Image courtesy of: Zimbio
Former Australia captain Ricky Ponting, legendary India batsman Rahul Dravid and ex-England women’s batsman Claire Taylor were all inducted into the ICC Hall of Fame on Sunday night in Dublin.
“The ICC Cricket Hall of Fame is our way of honouring the greats of our game,” ICC chief executive David Richardson was quoted as saying by ESPNcricinfo. “Only the very best players in the world are recognised for their contribution to cricket in this way and I would like to congratulate Rahul, Ricky and Claire who are wonderful additions to the list of cricketing luminaries in the Hall of Fame.”
Ponting is the second-highest scorer in Test cricket as he accumulated 13,378 runs in 168 Tests, which included 41 centuries and 62 half-centuries, at an average of 51.85.
He is also the third-highest run-scorer in ODIs with 13,704 runs in 375 matches, which included 30 hundreds and 82 fifties, at an average of 42.03.
“I feel deeply honoured to be recognised by the ICC in this way,” Ponting, who is the 25th Australian player to be inducted into the Hall of Fame, said. “I loved every moment of my journey as a player and am so very proud of the team and personal achievements along the way.”
Dravid, meanwhile, is the fourth-highest scorer in Test history as he scored 13,288 runs in 164 matches, which included 36 centuries and 63 fifties, at an average of 52.31.
In regards to ODI, Dravid occupies ninth place on the all-time run-scorers list with 10,889 runs in 344 games, which included 12 hundreds and 83 half-centuries, at an average of 39.16.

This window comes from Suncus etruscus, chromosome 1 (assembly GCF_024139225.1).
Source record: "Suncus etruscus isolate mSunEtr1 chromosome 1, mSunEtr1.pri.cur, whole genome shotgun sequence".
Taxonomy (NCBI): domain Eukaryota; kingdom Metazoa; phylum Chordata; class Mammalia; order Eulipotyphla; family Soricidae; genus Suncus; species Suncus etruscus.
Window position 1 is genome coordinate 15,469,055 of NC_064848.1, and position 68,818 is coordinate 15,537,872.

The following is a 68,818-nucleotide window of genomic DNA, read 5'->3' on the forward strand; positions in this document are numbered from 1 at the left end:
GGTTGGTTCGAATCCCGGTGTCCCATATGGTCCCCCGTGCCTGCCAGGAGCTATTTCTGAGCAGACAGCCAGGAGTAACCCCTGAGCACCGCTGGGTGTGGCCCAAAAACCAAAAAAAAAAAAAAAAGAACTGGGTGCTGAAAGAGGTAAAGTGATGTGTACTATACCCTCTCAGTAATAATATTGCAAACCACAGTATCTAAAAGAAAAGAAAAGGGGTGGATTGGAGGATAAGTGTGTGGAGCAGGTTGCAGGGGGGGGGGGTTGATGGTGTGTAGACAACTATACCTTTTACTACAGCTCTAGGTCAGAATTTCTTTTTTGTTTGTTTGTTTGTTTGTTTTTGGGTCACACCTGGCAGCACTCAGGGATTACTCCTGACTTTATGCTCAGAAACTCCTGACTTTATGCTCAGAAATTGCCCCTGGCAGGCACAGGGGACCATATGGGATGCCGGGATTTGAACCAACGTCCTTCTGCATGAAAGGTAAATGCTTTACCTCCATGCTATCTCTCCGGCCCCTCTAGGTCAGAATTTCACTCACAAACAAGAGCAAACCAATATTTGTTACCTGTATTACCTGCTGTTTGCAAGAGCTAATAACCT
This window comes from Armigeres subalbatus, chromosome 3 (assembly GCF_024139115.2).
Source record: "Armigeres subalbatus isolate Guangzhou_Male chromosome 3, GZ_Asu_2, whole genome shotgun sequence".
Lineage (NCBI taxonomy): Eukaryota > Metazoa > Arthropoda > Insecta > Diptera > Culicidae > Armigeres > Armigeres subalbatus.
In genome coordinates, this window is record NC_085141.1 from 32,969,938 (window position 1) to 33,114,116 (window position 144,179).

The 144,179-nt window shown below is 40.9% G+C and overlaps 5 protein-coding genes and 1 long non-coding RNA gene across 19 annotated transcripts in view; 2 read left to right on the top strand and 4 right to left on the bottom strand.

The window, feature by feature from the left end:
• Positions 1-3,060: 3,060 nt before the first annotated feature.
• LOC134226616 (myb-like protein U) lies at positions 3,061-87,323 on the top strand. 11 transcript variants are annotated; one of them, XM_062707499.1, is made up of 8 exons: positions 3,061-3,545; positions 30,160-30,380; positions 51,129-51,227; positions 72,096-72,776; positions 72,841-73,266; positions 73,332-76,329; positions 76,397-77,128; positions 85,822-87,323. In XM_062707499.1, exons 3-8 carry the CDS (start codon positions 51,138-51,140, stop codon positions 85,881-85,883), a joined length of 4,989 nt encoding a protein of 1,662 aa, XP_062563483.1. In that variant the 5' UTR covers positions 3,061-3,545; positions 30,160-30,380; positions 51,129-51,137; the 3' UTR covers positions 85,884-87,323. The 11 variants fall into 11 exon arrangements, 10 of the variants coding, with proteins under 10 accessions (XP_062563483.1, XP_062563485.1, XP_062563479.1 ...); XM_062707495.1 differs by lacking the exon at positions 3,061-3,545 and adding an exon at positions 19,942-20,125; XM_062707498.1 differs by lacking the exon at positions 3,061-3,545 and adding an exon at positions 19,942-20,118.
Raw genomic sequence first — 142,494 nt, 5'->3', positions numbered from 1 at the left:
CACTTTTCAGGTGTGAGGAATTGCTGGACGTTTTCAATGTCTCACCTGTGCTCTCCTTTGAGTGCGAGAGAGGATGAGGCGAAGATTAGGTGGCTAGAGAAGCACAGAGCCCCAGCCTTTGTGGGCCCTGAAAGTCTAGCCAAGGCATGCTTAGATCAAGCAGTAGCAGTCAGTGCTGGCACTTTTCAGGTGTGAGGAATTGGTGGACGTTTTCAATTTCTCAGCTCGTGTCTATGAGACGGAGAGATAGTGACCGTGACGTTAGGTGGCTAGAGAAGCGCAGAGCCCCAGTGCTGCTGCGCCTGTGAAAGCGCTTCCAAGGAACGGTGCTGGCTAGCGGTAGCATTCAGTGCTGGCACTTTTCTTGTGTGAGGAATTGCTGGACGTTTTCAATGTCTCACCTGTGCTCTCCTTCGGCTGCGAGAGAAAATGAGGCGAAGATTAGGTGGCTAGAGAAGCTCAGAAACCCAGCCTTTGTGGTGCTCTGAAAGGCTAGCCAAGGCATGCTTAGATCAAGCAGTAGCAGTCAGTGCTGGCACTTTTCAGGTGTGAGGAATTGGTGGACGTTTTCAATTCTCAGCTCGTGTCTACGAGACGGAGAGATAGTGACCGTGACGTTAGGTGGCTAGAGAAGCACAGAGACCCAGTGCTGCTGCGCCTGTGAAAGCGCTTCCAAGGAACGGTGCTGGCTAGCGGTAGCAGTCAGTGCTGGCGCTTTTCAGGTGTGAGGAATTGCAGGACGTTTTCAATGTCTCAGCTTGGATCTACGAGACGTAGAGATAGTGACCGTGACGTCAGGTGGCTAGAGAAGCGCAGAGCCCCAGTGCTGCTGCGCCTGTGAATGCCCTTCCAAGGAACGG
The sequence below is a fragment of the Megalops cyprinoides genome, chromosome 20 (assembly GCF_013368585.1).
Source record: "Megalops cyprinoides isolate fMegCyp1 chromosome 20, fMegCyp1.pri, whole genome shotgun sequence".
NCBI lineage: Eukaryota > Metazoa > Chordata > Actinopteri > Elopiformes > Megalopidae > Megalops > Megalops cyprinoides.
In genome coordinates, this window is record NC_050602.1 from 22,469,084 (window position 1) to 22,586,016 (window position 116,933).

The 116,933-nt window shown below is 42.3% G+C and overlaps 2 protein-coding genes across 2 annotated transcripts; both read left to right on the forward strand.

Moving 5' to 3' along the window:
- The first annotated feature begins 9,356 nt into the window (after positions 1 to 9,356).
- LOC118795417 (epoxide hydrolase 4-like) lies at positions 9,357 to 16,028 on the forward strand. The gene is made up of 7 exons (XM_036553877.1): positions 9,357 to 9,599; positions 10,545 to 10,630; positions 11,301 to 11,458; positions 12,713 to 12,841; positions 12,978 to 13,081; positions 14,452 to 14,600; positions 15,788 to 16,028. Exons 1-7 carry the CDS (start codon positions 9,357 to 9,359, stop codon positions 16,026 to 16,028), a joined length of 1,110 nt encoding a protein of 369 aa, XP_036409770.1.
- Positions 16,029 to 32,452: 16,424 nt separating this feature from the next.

“It is a matter of great honour to be named by the ICC in the Cricket Hall of Fame,” Dravid said. “To find your name in a list of all-time greats across generations is something one only dreams of while setting out on a cricket career and the kind of recognition that would delight any player.”
As for Taylor, she is the seventh woman to be inducted into the ICC Hall of Fame.
The 42-year-old represented England in 15 Tests and scored 1,030 runs, which included four centuries and two fifties, at an average of 41.20.
She also featured in 126 ODIs, scoring 4,101 runs, which included eight hundreds and 23 half-centuries, at an average of 40.20.
Her Twenty20 career consisted of 27 matches, where she amassed 615 runs, which included three fifties, at an average of 27.95.
“It’s a great honour to be inducted into the ICC Hall of Fame alongside some of the greatest names of the men’s and women’s game from across the world and throughout the generations, players who I looked up to during my playing career and hold in great esteem,” Taylor said.